Long live life in the countryside
by Emmanuel Grossi
The mill has always been a central element in advertising communication for Mulino Bianco from the stand point of graphic style, semantics, and often also in advertising film narration. From the end of the 1970s, this was the emblem of rural society, of its values and of the wholesomeness that it bestowed on traditional products (biscuits, rusk bread, breadsticks…). Later, in the 1980s, a second level of interpretation came along: it was the laboratory kingdom of the Little White Miller, where gluttonous delights were made. To make a real mill the protagonist had never been thought of.
In 1990, the Armando Testa agency provided to do so. This had been founded in Turin by Testa, a famous artist and lucid visionary (who at the time was still alive). Since the times of Carosello, he imposed his style based on three strong points: the central role of images and of graphic syntheses (considered as the starting point for television and cinema short commercials too), a predilection for long series, and an ample recourse to imagination, often flavored with surreal irony and at times irreverent.
In later years, advertising communication of Mulino Bianco had become a bit tarnished: the Young & Rubicam agency had tried to set the ambiance of tender daily family life in this context, as it had been successful for Barilla pasta, but this did not yield memorable results. Meanwhile, in the real world, the trend had come back to demonize cities, so chaotic and filled with smog, and the fashion of the moment (this time rather ephemeral) imposed to flee the city and take refuge in the small towns of hinterland or in the real countryside.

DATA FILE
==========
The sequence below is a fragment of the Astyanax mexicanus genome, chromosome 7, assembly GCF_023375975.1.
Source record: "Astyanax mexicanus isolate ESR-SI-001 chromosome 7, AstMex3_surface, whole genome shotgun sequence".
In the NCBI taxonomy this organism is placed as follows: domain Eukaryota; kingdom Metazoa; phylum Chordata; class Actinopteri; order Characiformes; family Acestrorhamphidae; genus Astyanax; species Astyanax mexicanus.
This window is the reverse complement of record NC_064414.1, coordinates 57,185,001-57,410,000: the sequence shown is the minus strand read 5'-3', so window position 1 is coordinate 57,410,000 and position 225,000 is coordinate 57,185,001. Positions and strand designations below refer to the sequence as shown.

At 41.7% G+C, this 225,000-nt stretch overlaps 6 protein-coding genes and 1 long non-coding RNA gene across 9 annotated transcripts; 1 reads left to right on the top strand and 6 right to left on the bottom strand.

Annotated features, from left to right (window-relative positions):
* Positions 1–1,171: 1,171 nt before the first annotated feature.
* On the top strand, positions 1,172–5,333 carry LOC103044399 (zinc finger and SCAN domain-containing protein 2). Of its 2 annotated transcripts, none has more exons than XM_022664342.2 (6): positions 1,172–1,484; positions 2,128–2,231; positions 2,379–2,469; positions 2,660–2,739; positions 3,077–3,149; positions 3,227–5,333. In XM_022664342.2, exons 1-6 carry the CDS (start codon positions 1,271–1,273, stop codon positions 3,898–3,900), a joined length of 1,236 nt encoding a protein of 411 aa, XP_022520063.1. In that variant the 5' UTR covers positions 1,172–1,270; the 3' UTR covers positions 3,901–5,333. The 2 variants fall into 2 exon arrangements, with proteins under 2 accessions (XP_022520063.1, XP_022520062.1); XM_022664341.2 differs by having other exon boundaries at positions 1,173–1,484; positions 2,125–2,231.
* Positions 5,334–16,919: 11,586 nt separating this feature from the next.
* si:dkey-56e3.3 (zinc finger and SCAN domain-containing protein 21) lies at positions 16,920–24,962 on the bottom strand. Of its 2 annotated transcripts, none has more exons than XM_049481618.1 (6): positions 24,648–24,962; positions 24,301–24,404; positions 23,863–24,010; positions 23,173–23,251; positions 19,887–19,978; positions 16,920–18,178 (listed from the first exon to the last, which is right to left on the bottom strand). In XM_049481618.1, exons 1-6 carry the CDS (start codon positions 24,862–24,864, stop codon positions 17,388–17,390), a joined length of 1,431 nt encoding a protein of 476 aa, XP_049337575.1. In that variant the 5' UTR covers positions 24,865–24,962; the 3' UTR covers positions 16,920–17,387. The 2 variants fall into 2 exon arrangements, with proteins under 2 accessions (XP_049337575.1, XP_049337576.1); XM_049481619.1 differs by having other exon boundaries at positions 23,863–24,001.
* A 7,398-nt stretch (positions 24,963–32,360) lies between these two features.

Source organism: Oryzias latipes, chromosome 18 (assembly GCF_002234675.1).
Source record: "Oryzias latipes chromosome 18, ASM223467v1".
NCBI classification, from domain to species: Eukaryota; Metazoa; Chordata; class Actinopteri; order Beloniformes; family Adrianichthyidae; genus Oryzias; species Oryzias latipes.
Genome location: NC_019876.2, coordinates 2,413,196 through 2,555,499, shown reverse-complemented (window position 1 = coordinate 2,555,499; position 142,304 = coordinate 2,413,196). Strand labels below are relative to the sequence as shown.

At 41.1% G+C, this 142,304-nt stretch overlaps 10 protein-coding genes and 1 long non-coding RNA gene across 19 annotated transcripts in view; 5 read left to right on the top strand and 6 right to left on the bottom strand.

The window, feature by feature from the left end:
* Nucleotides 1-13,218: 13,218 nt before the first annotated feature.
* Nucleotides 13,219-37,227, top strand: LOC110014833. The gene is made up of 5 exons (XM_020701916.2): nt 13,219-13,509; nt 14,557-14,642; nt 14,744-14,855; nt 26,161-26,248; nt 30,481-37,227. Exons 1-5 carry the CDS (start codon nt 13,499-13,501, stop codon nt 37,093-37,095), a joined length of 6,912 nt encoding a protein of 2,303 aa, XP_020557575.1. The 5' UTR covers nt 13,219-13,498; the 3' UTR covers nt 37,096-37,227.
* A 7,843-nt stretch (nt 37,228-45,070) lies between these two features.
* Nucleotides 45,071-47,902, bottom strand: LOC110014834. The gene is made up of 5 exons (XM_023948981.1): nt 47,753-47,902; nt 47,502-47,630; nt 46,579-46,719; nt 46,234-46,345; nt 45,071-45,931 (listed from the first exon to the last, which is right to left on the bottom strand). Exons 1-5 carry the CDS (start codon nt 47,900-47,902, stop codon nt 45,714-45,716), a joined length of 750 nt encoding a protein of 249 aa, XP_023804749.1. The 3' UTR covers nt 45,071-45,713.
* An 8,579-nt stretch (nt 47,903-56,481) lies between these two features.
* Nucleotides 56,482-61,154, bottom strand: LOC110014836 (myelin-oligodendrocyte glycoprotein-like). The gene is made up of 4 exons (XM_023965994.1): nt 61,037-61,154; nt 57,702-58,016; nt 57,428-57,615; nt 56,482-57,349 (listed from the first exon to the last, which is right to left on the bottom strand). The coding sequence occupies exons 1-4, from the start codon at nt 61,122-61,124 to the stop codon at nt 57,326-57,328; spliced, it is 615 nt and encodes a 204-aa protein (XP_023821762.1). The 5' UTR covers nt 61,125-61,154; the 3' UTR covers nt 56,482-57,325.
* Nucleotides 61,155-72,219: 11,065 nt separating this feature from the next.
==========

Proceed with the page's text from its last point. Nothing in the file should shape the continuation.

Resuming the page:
The Testa agency immediately caught the ball: creative director Silvano Guidone focused the new commercials on a family – mother, father, two children and a grandfather, played by Giacomo Furia, a delightful actor with a glorious career that was dubbed, so loosing his typical Neapolitan accent. The family, due to the exasperation of frenetic city life, decides to move to a water mill that has been remodeled for this purpose, to be able to live surrounded by lawns, wheat fields and animals.
The new shorts were preceded by four teasers that presented the characters and instilled in television viewers a curiosity with regard to their dream of life in the outdoors. To make the shorts ever epic, the BRW production studio displayed an array of three Oscar Prize winners. First, composer Ennio Morricone (who in those years had been nominated several times and won two Oscars in more recent years). Secondly, set designer Gianni Quaranta (who won the award in 1987 for A Room with a View, after being nominated for Brother Sun, Sister Moon and La Traviata). And lastly, director Giuseppe Tornatore (who had just won the award with Cinema Paradiso).
Just one “trifling detail” was left: to find a mill that was as much as possible similar to the place that from three decades stood out on the packages and that would be suitable for filming. However, the search – as we will have a chance to narrate – was not easy….